Whilst we as humans can use our eyes to see and understand what we see, computers and digital technology cannot (obviously).
With cameras, computers gain “eyes”, which when combined with computer vision allow them to comprehend what they see. Computer vision aims to detect objects, segment images into smaller sections, and feature match to detect patterns between images and match the similarities, among other tasks.
Computers can recognise objects in images by using parameters like hue, contrast, saturation, edges, and depth. In doing so, it also recognises the patterns on objects such as logos or text.
Computer vision algorithms are based on pattern recognition. In essence, they compare an image to thousands of others in order to identify commonalities and patterns that indicate that they fit some known category.
For example, if you show a computer an image of a panda, it would not be able to identify it right away. To identify the image the algorithm has to be trained. In order to do that, you would need photos of pandas that have labels describing what each image contains.
To train the algorithm to differentiate pandas from other animals, users can also upload labeled pictures of dogs or cows, and the algorithm can find statistics about which pixels tend to appear together in images of pandas as compared to images of other animals. This process is called supervised learning.
Usually around 100 images are sufficient to train an algorithm. Though this can be a lot less if your images are more distinguishable, like fish compared to pandas.
With computer vision, all types of movements on a playing field can be detected. Tennis serves can now be measured using wearable sensors and high-speed cameras, allowing AI platforms to track their speed, spin, and placement. Football players can be tracked using their jersey colours from a birds eye using object recognition which could help coaches improve the performance of their teams.
Computer vision does not only benefit players themselves, but it is also extremely handy for the videographers of televised sporting events. Using predictive technology, they can adjust the camera angles and select which camera to televise just before the action arrives.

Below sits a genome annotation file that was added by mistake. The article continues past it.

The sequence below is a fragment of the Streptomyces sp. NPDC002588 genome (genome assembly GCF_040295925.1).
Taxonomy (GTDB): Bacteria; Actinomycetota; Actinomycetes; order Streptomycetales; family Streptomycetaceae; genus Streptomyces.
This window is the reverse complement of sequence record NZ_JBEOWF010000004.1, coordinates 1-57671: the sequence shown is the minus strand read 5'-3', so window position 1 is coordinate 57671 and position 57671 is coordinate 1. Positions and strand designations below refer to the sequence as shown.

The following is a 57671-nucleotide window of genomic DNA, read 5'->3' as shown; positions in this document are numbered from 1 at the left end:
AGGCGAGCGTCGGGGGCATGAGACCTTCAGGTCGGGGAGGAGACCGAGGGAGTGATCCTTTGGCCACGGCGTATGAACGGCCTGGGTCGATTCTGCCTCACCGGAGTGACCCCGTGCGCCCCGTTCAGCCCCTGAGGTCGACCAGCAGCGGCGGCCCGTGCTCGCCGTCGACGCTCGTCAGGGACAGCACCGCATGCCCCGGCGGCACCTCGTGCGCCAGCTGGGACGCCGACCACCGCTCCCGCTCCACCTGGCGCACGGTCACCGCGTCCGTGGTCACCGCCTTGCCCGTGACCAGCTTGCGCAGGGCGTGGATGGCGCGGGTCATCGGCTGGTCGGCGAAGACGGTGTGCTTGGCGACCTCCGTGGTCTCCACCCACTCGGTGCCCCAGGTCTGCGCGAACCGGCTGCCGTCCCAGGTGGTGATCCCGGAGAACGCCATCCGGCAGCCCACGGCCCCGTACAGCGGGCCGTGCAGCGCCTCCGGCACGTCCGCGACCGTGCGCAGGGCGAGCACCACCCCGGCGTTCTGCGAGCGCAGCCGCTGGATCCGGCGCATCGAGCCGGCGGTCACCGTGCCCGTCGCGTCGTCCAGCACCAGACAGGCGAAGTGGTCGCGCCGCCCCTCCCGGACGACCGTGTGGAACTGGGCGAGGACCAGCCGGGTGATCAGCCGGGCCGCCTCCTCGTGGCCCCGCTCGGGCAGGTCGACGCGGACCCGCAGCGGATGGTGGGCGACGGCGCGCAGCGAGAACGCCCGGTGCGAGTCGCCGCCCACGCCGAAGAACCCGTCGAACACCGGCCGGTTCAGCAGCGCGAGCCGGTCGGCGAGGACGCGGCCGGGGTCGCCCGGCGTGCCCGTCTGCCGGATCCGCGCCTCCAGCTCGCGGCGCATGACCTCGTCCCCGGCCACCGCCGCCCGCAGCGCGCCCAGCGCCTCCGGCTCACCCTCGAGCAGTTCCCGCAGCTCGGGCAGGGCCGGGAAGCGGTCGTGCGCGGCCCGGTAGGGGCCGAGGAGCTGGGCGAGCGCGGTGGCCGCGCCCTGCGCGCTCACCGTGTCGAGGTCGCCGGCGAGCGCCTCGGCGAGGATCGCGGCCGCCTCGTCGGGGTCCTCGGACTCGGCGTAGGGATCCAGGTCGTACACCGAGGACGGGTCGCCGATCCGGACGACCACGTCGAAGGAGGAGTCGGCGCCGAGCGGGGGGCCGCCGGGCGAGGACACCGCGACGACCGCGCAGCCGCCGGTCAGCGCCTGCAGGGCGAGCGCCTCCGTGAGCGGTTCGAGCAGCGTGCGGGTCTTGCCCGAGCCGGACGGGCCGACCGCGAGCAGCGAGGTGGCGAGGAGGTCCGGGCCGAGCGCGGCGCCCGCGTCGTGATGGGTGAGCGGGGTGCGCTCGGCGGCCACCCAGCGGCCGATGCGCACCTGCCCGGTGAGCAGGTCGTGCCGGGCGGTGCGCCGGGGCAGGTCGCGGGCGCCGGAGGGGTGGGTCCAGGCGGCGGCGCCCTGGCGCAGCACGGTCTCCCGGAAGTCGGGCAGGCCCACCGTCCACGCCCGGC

Computer vision technologies are increasingly used by retailers to organise their stores, identify products in photos, identify customers' faces, check receipts at self-checkout terminals, and more. By detecting what products are picked up and returned to shelves, or by helping consumers locate items, the technology is intended to make shopping faster and easier for shoppers. On the other side of the spectrum, retailers also aim to improve efficiencies by monitoring their shoppers' interactions with products, as well as reducing personnel costs.
Data about customer engagement with products on shelves can be collected during real-time checkouts by retailers who use computer vision. With special cameras, marketers can recognise when shoppers touch or pick up items, providing valuable insights about popular items, when people are most likely to buy products, and even how to draw attention to displays.
The use of computer vision has already become widespread in agriculture, with applications ranging from growing crops to raising livestock.
Automated milking robots operate with cameras that allow them to view where they are in relation to their environment and identify each cow's udder. The identification enables individual cows to be milked during their designated time slot and prevents cross-contamination.
Additionally, drones and satellites are being used to detect droughts, disease, and infestations in crops. Combining these images with machine learning algorithms can allow farmers to make data-driven decisions about when to harvest their crops, often saving hours, if not days, of time.
The main purpose of computer vision in transportation is to detect objects. It is used for all kinds of applications, from recognising that you are tired behind the wheel, to full self-driving capabilities in autonomous vehicles.
Bio-tech startups are utilising computer vision for entirely new applications where image monitoring is used to detect changes in tumours, arteries, organs, and blood flow. This latter approach is known as precision medicine and has been made possible thanks to advances in image analysis and machine learning over recent years.
The way a company handles service and maintenance can have a profound impact on the perception of their brand in the eyes of their customers. Through the use of visual search technology, a type of computer vision, people can easily identify a specific item like a machine part just by taking a photo with their mobile device.
With more than a billion smartphones in use today, customer expectations around a service are rising. When consumers purchase a new piece of machinery, they want to know that they will receive great support for years to come. Making sure they feel confident in that assurance will ultimately lead to repeat business and customer loyalty.
Computer vision technology has come a long way in just a few short years. It represents a way to improve efficiency in an organisation and by using a visual search, workers will be able to perform their duties more efficiently. Starting out as a complex system that required extensive research, today's computer vision applications are more streamlined, smarter, and easier to use than ever before.